Reclamation: Strategies and Stages
Giant draglines dig 25 to 30 feet into the earth to get at the valuable ore, which is part of what the phosphate industry calls “matrix.” Matrix is a mixture of sand, clay and the phosphate mineral. This strip mining leaves 50 to 60 foot deep holes or pits interspersed with piles of cast earth, and the resulting landscape has been described by some as resembling a “moonscape.” The scars, however, do not have to last forever. Reclamation is a regular part of the mining process.
Reclamation planning begins before the phosphate ore is removed from the ground with the aim of either returning the mined-out site as closely as possible to its former condition or making it usable for some other purpose. Reclamation is not always an easy task and it has required the development of many innovative techniques. Improving reclamation techniques is an ongoing focus of research.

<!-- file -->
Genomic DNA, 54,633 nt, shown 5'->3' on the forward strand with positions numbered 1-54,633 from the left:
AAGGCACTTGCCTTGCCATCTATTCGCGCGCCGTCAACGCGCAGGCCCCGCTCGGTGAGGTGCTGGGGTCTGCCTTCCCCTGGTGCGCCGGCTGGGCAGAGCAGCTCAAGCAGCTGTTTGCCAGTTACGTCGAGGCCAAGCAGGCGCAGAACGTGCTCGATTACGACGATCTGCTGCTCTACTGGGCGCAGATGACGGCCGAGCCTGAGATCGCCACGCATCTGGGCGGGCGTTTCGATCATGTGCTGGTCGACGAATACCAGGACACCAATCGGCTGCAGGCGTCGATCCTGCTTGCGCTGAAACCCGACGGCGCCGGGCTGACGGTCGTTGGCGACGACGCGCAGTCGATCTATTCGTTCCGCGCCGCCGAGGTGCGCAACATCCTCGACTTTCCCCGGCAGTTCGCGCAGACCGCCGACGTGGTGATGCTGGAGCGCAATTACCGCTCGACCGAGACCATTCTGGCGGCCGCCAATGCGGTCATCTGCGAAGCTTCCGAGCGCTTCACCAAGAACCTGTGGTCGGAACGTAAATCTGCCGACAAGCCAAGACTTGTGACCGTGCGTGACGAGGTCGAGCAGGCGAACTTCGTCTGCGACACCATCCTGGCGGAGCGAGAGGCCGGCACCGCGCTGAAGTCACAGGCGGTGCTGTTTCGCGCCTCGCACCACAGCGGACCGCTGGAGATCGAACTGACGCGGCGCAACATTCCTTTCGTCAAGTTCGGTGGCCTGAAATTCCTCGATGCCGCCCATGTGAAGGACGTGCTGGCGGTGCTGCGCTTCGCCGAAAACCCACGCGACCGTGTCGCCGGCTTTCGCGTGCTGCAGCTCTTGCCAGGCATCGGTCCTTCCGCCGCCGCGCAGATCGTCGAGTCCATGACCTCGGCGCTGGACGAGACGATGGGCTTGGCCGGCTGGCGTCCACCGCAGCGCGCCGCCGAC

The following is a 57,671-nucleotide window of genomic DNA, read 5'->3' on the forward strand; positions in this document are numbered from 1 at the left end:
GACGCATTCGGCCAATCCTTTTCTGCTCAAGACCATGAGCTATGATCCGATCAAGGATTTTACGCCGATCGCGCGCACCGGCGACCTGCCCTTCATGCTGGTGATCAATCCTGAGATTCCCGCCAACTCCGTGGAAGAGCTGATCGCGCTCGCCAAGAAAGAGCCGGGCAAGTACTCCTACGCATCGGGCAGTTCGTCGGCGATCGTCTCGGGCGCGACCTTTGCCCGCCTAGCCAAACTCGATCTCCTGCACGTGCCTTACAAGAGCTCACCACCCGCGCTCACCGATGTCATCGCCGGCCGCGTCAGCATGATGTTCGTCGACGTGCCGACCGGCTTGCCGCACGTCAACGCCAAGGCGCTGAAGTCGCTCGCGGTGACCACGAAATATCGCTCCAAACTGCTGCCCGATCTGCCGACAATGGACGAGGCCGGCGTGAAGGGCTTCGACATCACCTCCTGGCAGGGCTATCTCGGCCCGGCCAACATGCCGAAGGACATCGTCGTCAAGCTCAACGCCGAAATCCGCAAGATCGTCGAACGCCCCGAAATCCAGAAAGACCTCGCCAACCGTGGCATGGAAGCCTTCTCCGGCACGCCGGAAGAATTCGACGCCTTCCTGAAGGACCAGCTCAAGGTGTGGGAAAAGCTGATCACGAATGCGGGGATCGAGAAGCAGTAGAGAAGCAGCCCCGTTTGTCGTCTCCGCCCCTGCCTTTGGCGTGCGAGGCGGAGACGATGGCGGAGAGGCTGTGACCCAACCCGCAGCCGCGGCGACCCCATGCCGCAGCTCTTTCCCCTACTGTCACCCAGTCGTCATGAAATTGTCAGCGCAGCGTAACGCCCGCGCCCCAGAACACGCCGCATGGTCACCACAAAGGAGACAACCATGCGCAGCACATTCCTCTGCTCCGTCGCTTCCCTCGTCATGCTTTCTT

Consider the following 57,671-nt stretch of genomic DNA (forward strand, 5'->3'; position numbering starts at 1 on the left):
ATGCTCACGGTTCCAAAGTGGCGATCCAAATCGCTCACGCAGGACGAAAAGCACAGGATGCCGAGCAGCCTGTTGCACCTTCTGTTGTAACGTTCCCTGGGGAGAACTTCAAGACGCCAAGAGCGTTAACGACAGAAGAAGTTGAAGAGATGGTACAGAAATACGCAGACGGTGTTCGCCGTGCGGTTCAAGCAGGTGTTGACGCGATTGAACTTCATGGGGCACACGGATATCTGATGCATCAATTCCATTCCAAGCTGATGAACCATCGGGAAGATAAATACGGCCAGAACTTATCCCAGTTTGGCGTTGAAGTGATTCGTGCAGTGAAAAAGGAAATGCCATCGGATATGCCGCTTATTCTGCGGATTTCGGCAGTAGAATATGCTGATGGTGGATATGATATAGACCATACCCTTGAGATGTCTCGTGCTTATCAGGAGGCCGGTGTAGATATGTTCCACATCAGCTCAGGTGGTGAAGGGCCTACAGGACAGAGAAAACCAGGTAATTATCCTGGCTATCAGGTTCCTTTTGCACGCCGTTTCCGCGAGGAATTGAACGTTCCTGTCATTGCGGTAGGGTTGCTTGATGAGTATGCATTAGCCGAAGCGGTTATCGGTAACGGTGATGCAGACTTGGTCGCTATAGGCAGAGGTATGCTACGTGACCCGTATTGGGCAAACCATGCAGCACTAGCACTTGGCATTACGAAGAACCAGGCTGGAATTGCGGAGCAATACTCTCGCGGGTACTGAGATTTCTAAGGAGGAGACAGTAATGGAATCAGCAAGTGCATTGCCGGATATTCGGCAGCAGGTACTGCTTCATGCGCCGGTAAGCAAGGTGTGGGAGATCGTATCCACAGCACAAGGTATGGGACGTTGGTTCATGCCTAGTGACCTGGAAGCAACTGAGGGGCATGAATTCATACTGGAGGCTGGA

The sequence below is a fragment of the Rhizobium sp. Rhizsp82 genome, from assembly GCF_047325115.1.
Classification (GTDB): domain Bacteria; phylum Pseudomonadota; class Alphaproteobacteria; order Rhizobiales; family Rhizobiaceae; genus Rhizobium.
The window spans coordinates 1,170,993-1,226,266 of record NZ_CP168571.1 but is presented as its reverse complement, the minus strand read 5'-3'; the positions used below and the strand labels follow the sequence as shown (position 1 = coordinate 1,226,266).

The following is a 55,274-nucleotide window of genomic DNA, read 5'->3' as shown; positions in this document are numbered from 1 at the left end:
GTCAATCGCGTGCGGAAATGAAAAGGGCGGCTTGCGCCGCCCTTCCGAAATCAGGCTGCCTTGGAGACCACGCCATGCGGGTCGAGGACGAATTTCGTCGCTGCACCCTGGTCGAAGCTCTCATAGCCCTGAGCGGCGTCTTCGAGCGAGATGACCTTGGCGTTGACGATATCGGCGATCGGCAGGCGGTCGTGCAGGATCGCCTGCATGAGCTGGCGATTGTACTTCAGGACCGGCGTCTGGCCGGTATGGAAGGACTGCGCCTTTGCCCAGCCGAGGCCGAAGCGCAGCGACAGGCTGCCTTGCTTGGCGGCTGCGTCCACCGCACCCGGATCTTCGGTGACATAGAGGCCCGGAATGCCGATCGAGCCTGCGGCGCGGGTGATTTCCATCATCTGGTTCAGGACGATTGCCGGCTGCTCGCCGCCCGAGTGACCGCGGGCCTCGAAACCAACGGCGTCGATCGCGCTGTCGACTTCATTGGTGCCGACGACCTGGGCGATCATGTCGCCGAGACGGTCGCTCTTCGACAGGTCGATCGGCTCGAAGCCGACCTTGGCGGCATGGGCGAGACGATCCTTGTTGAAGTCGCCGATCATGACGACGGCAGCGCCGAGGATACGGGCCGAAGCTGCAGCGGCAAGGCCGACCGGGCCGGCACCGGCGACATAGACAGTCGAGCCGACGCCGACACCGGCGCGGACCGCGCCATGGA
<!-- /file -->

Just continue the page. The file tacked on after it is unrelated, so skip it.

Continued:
Many years ago, most mined-out areas were simply left as they were. Over time, nature healed the earth with vegetation cover, and these areas became homes to wildlife and places for recreational activities, especially fishing in the water-filled pits.
As society became more concerned about the quality of the environment and as communities grew closer to mining and processing areas, the phosphate industry came under increasing pressure to return the landscape to a condition similar to the way it was before it was mined. Ecologists pressed for increased regulations to protect certain ecologically sensitive areas from being mined at all, and they also called for more extensive reclamation of many other areas.
A Florida law, effective July 1, 1975, requires reclamation (to make suitable for beneficial use or habitat) of each individual acre of land that is mined pursuant to mandatory phosphate reclamation standards. These standards relate to safety, hydrology, contouring, revegetation, wildlife habitat, and the timing of reclamation. Complete restoration, or returning the land to its original condition, is required only for wetland areas.
Taxes collected on each ton of phosphate rock mined are used to help pay for the reclamation of areas mined prior to July 1, 1975, most of which are now in private ownership. These taxes also help pay for preserving environmentally sensitive lands through the State of Florida’s Conservation and Recreational Lands (CARL) Program.
The mining companies are fully responsible for reclamation of land mined after 1975, according to the conditions set forth in their mining permits.